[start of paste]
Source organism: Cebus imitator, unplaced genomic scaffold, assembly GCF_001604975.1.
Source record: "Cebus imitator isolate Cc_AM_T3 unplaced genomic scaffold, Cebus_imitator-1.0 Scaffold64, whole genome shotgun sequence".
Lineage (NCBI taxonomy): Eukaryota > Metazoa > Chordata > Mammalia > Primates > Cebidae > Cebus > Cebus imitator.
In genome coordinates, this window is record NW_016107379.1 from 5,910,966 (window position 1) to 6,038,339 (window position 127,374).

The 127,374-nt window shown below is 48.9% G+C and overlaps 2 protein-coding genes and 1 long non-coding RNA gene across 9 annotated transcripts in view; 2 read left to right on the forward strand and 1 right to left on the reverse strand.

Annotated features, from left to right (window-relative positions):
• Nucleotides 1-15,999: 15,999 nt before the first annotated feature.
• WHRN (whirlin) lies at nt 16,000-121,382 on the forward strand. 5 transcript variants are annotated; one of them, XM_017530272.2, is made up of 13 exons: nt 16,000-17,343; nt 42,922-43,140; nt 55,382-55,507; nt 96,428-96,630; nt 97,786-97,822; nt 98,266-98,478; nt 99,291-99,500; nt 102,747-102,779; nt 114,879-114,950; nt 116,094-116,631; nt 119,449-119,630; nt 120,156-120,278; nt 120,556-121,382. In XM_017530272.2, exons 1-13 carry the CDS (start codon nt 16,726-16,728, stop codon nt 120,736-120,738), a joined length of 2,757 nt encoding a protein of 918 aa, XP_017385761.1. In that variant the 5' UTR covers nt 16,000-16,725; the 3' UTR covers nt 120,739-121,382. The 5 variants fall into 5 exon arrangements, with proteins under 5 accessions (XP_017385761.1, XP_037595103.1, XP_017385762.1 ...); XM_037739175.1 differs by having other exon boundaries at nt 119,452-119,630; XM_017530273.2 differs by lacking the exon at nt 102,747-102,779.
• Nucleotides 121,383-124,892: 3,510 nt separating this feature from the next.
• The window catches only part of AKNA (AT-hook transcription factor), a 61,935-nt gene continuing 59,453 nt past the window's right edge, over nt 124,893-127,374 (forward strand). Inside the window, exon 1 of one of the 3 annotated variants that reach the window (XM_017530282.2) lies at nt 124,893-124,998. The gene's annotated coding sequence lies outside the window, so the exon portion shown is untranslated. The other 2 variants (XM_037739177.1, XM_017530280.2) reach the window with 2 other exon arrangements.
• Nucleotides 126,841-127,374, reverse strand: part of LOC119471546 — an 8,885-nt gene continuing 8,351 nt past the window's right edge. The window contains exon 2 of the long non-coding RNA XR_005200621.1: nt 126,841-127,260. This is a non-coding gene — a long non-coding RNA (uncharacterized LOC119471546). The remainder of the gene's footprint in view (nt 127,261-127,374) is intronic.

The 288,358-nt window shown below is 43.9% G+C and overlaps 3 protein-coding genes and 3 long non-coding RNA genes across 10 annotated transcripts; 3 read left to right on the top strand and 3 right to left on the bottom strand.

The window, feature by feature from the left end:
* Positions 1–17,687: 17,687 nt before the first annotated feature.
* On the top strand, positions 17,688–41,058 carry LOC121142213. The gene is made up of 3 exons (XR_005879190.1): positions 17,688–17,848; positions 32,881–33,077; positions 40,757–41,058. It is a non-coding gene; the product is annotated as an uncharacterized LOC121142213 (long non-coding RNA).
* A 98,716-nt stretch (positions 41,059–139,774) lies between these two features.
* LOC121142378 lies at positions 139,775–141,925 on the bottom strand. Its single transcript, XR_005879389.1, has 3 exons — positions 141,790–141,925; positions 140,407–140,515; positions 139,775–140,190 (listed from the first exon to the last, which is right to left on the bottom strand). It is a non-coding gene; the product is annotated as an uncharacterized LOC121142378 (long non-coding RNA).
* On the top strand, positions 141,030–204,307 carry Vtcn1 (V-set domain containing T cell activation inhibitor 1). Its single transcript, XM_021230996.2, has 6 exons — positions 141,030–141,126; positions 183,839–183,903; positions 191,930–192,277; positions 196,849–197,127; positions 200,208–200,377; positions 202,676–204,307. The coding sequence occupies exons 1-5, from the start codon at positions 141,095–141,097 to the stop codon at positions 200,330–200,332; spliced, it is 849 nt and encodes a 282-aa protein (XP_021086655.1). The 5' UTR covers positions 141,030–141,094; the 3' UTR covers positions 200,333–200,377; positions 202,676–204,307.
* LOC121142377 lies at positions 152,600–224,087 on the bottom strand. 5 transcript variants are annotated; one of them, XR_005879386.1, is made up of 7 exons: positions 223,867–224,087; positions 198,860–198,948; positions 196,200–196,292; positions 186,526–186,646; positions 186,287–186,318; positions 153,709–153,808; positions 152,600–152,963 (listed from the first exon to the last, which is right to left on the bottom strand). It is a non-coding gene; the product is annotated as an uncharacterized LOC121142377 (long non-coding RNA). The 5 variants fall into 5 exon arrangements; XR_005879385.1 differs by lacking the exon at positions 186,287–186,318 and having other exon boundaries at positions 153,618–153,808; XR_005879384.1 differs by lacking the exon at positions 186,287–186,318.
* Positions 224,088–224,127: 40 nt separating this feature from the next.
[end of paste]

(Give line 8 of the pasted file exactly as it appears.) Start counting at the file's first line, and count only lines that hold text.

• WHRN (whirlin) lies at nt 16,000-121,382 on the forward strand. 5 transcript variants are annotated; one of them, XM_017530272.2, is made up of 13 exons: nt 16,000-17,343; nt 42,922-43,140; nt 55,382-55,507; nt 96,428-96,630; nt 97,786-97,822; nt 98,266-98,478; nt 99,291-99,500; nt 102,747-102,779; nt 114,879-114,950; nt 116,094-116,631; nt 119,449-119,630; nt 120,156-120,278; nt 120,556-121,382. In XM_017530272.2, exons 1-13 carry the CDS (start codon nt 16,726-16,728, stop codon nt 120,736-120,738), a joined length of 2,757 nt encoding a protein of 918 aa, XP_017385761.1. In that variant the 5' UTR covers nt 16,000-16,725; the 3' UTR covers nt 120,739-121,382. The 5 variants fall into 5 exon arrangements, with proteins under 5 accessions (XP_017385761.1, XP_037595103.1, XP_017385762.1 ...); XM_037739175.1 differs by having other exon boundaries at nt 119,452-119,630; XM_017530273.2 differs by lacking the exon at nt 102,747-102,779.